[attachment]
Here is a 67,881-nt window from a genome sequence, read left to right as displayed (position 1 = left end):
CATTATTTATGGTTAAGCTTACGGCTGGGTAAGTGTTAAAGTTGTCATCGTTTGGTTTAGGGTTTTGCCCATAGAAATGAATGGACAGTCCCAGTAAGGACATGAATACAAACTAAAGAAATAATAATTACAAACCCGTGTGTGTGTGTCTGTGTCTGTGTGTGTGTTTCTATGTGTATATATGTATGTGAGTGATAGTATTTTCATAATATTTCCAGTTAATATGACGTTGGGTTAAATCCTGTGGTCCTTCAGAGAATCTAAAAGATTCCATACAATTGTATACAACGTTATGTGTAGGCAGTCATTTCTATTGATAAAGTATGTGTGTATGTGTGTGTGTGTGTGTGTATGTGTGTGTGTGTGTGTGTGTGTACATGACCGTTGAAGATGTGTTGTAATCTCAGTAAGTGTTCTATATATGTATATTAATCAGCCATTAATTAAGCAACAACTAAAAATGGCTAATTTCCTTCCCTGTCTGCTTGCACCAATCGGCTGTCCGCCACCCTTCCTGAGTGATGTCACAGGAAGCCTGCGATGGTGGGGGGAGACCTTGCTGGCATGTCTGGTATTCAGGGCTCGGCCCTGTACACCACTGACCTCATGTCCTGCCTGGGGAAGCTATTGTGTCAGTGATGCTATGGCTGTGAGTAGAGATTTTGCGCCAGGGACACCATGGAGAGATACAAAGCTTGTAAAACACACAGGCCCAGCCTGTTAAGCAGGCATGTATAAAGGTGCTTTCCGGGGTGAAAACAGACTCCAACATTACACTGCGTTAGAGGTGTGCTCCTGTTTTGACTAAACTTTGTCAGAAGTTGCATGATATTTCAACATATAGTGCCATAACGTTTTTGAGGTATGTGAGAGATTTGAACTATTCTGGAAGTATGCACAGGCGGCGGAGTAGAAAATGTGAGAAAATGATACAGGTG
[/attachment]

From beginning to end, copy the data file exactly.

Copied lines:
Here is a 67,881-nt window from a genome sequence, read left to right as displayed (position 1 = left end):
CATTATTTATGGTTAAGCTTACGGCTGGGTAAGTGTTAAAGTTGTCATCGTTTGGTTTAGGGTTTTGCCCATAGAAATGAATGGACAGTCCCAGTAAGGACATGAATACAAACTAAAGAAATAATAATTACAAACCCGTGTGTGTGTGTCTGTGTCTGTGTGTGTGTTTCTATGTGTATATATGTATGTGAGTGATAGTATTTTCATAATATTTCCAGTTAATATGACGTTGGGTTAAATCCTGTGGTCCTTCAGAGAATCTAAAAGATTCCATACAATTGTATACAACGTTATGTGTAGGCAGTCATTTCTATTGATAAAGTATGTGTGTATGTGTGTGTGTGTGTGTGTATGTGTGTGTGTGTGTGTGTGTGTACATGACCGTTGAAGATGTGTTGTAATCTCAGTAAGTGTTCTATATATGTATATTAATCAGCCATTAATTAAGCAACAACTAAAAATGGCTAATTTCCTTCCCTGTCTGCTTGCACCAATCGGCTGTCCGCCACCCTTCCTGAGTGATGTCACAGGAAGCCTGCGATGGTGGGGGGAGACCTTGCTGGCATGTCTGGTATTCAGGGCTCGGCCCTGTACACCACTGACCTCATGTCCTGCCTGGGGAAGCTATTGTGTCAGTGATGCTATGGCTGTGAGTAGAGATTTTGCGCCAGGGACACCATGGAGAGATACAAAGCTTGTAAAACACACAGGCCCAGCCTGTTAAGCAGGCATGTATAAAGGTGCTTTCCGGGGTGAAAACAGACTCCAACATTACACTGCGTTAGAGGTGTGCTCCTGTTTTGACTAAACTTTGTCAGAAGTTGCATGATATTTCAACATATAGTGCCATAACGTTTTTGAGGTATGTGAGAGATTTGAACTATTCTGGAAGTATGCACAGGCGGCGGAGTAGAAAATGTGAGAAAATGATACAGGTG